I grew up in a central Minnesota town that really had little geographical features to gaze at. Looking west, out of town, it was prairie as far as the eye could see. As a young man I always wondered what was beyond the prairie? I knew from books that for the most part the prairie continued across the vast stretches of the Dakotas, Montana and then slowly but surely the foothills of the Rockies’ to the majestic Rockies’ themselves. I knew there was life on the other side of the mountains but it didn’t matter then, my heart would not want to go any farther.
As life has gone on I have traveled extensively and especially in the west. But always my pulse quickened when I got to the mountains. I have crossed them in Colorado, Montana and Arizona. Watched the Canadian Rockies from a ship and traversed Alaska where you never run out of Mountains and always, I never tired of them. I have traveled through the Blue Ridge Mountains in Tennessee and Georgia and the Cascades of Washington State and flown over the Alps. I was once asked why didn’t you live in the Mountains? My answer was; if it had been up to only me I would have, but I had a family that didn’t share in my obsession.
My bookshelves are filled with Mountain stories and Mountain climbing stories. Had I grown up in the mountains I would have loved to climb but now just coming up the basement stairs leaves me short of breath. But I never tire of hearing of the exploits of climber’s the world over. I wrote a fictional book called the “Last Trip down the Mountain” that took place on Denali and it was so fun to write. When I think of my favorite Mountain it’s always been Rainer in Washington State and I have been there at its base. It is to our country what Mount Fugi is to Japan, a symbol that is revered.
I read once about a person who had climbed to the top of a high mountain-- in fact it was Rainer. He looked around and he saw valleys and ridges, glaciers and rivers all flowing out from the mountain like the spokes in a wheel. But what amazed him the most was he realized he was standing at the very spot where they all emanated from. He was in effect standing on creation. That mountain, for him that day, was the link between heaven and earth. Maybe that’s why people like me are so enamored with mountains. Here on this majestic piece of ground you are physically closer to God then you have ever been before. Even when the mountain is shrouded with clouds and you can’t even see the peak, you know that it’s there. Just like we feel the presence of God where ever we are, even though we can’t always see him.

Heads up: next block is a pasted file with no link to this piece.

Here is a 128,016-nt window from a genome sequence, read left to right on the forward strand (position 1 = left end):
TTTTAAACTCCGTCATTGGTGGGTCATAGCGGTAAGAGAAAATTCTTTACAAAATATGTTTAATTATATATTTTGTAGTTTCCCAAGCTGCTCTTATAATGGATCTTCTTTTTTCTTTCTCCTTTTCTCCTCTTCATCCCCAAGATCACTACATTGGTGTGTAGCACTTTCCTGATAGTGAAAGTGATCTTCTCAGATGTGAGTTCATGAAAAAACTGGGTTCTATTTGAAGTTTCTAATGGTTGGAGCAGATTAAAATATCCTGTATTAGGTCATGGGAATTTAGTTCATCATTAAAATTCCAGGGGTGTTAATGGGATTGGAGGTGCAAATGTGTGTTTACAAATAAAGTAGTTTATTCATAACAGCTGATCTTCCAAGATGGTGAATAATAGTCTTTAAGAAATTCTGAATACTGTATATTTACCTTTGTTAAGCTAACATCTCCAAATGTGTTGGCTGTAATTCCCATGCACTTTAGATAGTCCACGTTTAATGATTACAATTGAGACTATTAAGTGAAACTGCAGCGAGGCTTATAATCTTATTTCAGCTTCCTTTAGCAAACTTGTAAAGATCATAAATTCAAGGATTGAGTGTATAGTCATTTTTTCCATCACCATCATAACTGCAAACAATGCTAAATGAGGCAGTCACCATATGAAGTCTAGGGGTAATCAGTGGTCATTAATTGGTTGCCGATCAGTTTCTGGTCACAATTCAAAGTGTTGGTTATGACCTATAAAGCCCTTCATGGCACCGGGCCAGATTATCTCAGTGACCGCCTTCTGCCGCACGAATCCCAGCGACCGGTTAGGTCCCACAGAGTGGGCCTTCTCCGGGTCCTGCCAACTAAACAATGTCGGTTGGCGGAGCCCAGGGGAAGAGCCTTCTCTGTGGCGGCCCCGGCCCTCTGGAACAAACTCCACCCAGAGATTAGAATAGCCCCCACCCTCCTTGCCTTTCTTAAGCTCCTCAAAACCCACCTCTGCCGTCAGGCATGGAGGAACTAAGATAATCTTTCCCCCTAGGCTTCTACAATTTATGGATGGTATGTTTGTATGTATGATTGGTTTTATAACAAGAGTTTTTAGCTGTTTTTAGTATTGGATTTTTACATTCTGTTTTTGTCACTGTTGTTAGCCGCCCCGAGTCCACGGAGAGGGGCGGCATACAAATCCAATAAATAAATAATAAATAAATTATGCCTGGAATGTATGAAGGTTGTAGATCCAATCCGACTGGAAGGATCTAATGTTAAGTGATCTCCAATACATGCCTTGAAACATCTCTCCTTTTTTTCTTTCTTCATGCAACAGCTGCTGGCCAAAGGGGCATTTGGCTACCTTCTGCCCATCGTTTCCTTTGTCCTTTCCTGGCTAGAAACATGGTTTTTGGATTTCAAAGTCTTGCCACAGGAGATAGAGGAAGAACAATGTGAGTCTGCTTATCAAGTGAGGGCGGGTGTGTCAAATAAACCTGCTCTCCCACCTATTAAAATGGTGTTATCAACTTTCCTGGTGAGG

I don’t mean to minimize the beauty of Minnesota and Arizona and other places I have lived. Beauty truly is everywhere you want it to be. But in Arizona at night Pat and I look down the street from our house and we say, “look how pretty the mountain is tonight.” Down there they talk too about the beauty of the valley but there would never be a valley without the mountains. Back in the seventies I used to like to listen to the music of John Denver and I cried when he was killed. “Yes John, I think we were both on a Rocky Mountain High.”